Somaliland-born CEO of major fintech firm to top Powerlist 2019
Ismail Ahmed, the founder and chairman of WorldRemit has been named the most influential black Briton
The Powerlist, now in its 13th year, has released its 2020 list of the most influential 100 people of African and African Caribbean heritage across all industries. Topping this list is Ismail Ahmed, CEO and founder of payment platform WorldRemit. In an interview with the BBC, Ahmed shared his story.
“I’ve always remained positive in the face of challenge as a migrant (...) if you take those challenges and are passionate about what you want to do, you're more likely to succeed.”
Ahmed grew up during the 80s in Somaliland during the civil war. He left in 1988 on a journey that took over a month before he arrived in London. During his first summer in the UK he went strawberry picking and held down several jobs in order to send money to his family back in East Africa. It was at this point that he realised the number of hurdles and challenges that come with sending international payments.
“I was determined to find a better way and I set up WorldRemit in 2010 with the mission of making it easier and faster for migrants to send money home,” said Ahmed. Following this he joined the UN and put together a business plan for WorldRemit.
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Today WorldRemit employs 700 people across 6 continents. The company places a particular emphasis on the diversity of its customer base, serving more than 30 nations from the London headquarters. All of this builds into the company’s core message: “we’re digitising the future of money transfers down to the last mile.” It has been awarded a vast number of awards and raised over US$375mn in debt and equity financing.
[infographic and images: WorldRemit]
For more information on all topics for FinTech, please take a look at the latest edition of FinTech Magazine.
5 minutes with... Janthana Kaenprakhamroy, CEO, Tapoly
Founder and CEO of award-winning insurtech firm Tapoly, Janthana Kaenprakhamroy heads up Europe’s first on-demand insurance platform for the gig economy, winning industry awards, innovating in the digital insurance space, and leading with inclusivity.
Here, Business Chief talks to Janthana about her leadership style and skills.
What do you do, in a nutshell?
I’m founder and CEO of Tapoly, a digital MGA providing a full stack of commercial lines insurance specifically for SMEs and freelancers, as well as a SaaS solution to connect insurers with their distribution partners. We build bespoke, end-to-end platforms encompassing the whole customer journey, but can also integrate our APIs within existing systems. We were proud to win Insurance Provider of the Year at the British Small Business Awards 2018 and receive silver in the Insurtech category at the Efma & Accenture Innovation in Insurance Awards 2019.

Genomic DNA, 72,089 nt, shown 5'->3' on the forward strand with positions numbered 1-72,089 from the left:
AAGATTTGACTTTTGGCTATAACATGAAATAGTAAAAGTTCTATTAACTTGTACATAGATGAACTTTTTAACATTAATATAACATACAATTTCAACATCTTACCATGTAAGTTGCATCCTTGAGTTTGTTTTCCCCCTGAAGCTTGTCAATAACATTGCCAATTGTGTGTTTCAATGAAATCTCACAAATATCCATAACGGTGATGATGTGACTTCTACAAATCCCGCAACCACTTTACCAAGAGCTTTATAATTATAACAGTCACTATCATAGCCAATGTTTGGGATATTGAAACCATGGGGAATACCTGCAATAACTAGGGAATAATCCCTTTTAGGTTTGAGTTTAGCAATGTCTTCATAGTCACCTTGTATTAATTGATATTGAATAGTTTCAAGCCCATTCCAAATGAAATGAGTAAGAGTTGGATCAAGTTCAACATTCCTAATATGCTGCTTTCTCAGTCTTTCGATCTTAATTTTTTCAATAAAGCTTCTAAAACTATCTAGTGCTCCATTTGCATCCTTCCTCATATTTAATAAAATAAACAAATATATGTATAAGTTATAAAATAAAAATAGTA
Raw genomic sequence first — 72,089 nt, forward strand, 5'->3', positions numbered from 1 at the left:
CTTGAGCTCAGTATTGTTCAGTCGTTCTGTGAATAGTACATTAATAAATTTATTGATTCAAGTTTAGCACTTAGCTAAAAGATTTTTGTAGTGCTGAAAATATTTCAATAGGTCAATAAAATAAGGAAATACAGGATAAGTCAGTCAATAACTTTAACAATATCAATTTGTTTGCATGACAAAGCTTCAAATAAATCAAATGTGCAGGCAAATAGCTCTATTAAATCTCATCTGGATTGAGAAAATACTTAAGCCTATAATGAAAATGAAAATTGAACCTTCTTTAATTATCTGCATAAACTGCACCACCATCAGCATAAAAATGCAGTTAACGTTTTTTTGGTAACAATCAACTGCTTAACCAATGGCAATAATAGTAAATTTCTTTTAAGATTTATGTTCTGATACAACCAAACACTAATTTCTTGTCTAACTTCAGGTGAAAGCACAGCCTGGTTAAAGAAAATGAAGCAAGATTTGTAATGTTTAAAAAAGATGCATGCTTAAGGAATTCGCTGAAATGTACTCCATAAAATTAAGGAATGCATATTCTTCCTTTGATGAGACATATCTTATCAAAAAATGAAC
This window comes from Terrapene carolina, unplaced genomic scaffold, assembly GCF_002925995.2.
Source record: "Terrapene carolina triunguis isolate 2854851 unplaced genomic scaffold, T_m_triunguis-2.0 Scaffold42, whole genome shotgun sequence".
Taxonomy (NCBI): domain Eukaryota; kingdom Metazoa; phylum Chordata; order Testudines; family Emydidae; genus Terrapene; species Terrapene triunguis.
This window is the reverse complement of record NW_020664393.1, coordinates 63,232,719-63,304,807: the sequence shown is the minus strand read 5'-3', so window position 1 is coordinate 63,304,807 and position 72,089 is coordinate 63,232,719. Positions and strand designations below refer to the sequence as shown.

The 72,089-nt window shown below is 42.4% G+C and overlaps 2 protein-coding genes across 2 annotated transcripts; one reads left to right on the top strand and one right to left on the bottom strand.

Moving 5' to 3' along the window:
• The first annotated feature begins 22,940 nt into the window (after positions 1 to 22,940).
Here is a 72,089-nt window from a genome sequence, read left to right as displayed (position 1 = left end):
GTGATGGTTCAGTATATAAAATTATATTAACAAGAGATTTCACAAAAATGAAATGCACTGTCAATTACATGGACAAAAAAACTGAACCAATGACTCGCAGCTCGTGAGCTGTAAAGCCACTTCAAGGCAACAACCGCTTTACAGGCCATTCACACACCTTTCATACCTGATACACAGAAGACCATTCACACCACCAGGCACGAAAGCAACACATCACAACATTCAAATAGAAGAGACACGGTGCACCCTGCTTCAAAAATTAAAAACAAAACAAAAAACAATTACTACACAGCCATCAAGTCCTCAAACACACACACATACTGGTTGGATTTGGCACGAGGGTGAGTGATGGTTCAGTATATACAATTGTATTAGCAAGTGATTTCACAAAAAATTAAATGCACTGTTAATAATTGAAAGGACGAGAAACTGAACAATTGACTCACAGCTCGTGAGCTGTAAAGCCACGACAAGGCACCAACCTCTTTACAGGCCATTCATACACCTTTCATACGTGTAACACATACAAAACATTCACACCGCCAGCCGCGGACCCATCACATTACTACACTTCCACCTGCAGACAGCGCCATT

How would you describe your leadership style?
I try to be as inclusive a leader as possible. I’m committed to creating space for everyone to shine. Many of the roles at Tapoly are performed by women and I speak at industry events to encourage more people to get involved in insurance/insurtech. Similarly, I always try to maintain a growth mindset. I think it’s important to retain values to support learning and development, like reliability, working hard and punctuality.
What’s the best leadership advice you’ve received?
Build your network and seek advice. As a leader, you need smart people around you to help you grow your business. It’s not about personally being the best, but being able to find resources and get help where needed.
How do you see leadership changing in a COVID world?
I think the pandemic has proven the importance of inclusive leadership so that everyone feels supported and valued. It’s also shown the importance of being flexible as a leader. We’ve had to remain adaptable to continue delivering high levels of customer service. This flexibility has also been important when supporting employees as everyone has had individual pressures to deal with during this time. Leaders should continue to embed this flexibility within their organisations moving forward.
They say ‘from every crisis comes opportunity’, what opportunities do you see?
The past year has been challenging, but it has also proven the importance of digital transformation in insurance. When working from home was required, it was much harder for insurers to adjust who had not embedded technology within their operating processes because they did not have data stored in the cloud and it caused communication delays with concerned customers at a time when this communication should have been a priority, which ultimately impacts the level of customer satisfaction. This demonstrates the importance of what we are trying to achieve at Tapoly in driving digitalisation in insurance and making communication between insurers and distribution partners seamless.
What advice would you give to your younger self just starting out in the industry?
Start sooner, don’t be afraid to take (calculated) risks and make sure you raise enough money to get you through the initial seed stage.